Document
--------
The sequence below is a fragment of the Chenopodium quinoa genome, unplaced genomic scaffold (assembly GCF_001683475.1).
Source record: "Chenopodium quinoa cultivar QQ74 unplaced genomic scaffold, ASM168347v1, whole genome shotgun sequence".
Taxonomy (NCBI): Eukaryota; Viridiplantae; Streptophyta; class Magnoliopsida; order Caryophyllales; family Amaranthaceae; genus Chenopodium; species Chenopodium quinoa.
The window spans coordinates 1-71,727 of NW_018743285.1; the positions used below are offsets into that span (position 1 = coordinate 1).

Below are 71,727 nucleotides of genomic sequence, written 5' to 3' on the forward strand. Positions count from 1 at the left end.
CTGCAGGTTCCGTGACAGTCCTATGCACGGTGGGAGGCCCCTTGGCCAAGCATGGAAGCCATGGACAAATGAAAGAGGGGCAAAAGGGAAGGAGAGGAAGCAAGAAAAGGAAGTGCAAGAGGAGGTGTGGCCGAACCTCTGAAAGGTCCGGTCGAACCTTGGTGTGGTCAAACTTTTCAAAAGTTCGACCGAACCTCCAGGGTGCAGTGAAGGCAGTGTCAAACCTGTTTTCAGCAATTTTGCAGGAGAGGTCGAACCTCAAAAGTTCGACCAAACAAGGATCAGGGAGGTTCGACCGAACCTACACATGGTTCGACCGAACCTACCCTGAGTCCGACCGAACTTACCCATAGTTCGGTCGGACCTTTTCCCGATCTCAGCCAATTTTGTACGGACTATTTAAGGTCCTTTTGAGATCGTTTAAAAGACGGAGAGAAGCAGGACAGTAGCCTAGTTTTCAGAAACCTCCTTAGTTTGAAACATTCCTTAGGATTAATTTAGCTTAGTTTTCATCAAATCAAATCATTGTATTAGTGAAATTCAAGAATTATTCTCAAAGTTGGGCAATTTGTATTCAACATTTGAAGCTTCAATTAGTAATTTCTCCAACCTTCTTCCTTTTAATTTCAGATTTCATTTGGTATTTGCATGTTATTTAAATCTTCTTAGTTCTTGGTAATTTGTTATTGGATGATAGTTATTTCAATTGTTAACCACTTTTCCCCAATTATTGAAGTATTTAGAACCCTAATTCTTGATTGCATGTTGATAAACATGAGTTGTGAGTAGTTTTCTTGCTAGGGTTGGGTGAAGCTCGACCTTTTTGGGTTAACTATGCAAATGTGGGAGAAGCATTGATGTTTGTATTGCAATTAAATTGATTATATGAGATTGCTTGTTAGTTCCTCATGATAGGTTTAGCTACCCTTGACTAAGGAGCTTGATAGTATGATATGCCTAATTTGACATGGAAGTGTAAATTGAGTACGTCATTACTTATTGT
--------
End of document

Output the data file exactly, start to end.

The sequence below is a fragment of the Chenopodium quinoa genome, unplaced genomic scaffold (assembly GCF_001683475.1).
Source record: "Chenopodium quinoa cultivar QQ74 unplaced genomic scaffold, ASM168347v1, whole genome shotgun sequence".
Taxonomy (NCBI): Eukaryota; Viridiplantae; Streptophyta; class Magnoliopsida; order Caryophyllales; family Amaranthaceae; genus Chenopodium; species Chenopodium quinoa.
The window spans coordinates 1-71,727 of NW_018743285.1; the positions used below are offsets into that span (position 1 = coordinate 1).

Below are 71,727 nucleotides of genomic sequence, written 5' to 3' on the forward strand. Positions count from 1 at the left end.
CTGCAGGTTCCGTGACAGTCCTATGCACGGTGGGAGGCCCCTTGGCCAAGCATGGAAGCCATGGACAAATGAAAGAGGGGCAAAAGGGAAGGAGAGGAAGCAAGAAAAGGAAGTGCAAGAGGAGGTGTGGCCGAACCTCTGAAAGGTCCGGTCGAACCTTGGTGTGGTCAAACTTTTCAAAAGTTCGACCGAACCTCCAGGGTGCAGTGAAGGCAGTGTCAAACCTGTTTTCAGCAATTTTGCAGGAGAGGTCGAACCTCAAAAGTTCGACCAAACAAGGATCAGGGAGGTTCGACCGAACCTACACATGGTTCGACCGAACCTACCCTGAGTCCGACCGAACTTACCCATAGTTCGGTCGGACCTTTTCCCGATCTCAGCCAATTTTGTACGGACTATTTAAGGTCCTTTTGAGATCGTTTAAAAGACGGAGAGAAGCAGGACAGTAGCCTAGTTTTCAGAAACCTCCTTAGTTTGAAACATTCCTTAGGATTAATTTAGCTTAGTTTTCATCAAATCAAATCATTGTATTAGTGAAATTCAAGAATTATTCTCAAAGTTGGGCAATTTGTATTCAACATTTGAAGCTTCAATTAGTAATTTCTCCAACCTTCTTCCTTTTAATTTCAGATTTCATTTGGTATTTGCATGTTATTTAAATCTTCTTAGTTCTTGGTAATTTGTTATTGGATGATAGTTATTTCAATTGTTAACCACTTTTCCCCAATTATTGAAGTATTTAGAACCCTAATTCTTGATTGCATGTTGATAAACATGAGTTGTGAGTAGTTTTCTTGCTAGGGTTGGGTGAAGCTCGACCTTTTTGGGTTAACTATGCAAATGTGGGAGAAGCATTGATGTTTGTATTGCAATTAAATTGATTATATGAGATTGCTTGTTAGTTCCTCATGATAGGTTTAGCTACCCTTGACTAAGGAGCTTGATAGTATGATATGCCTAATTTGACATGGAAGTGTAAATTGAGTACGTCATTACTTATTGT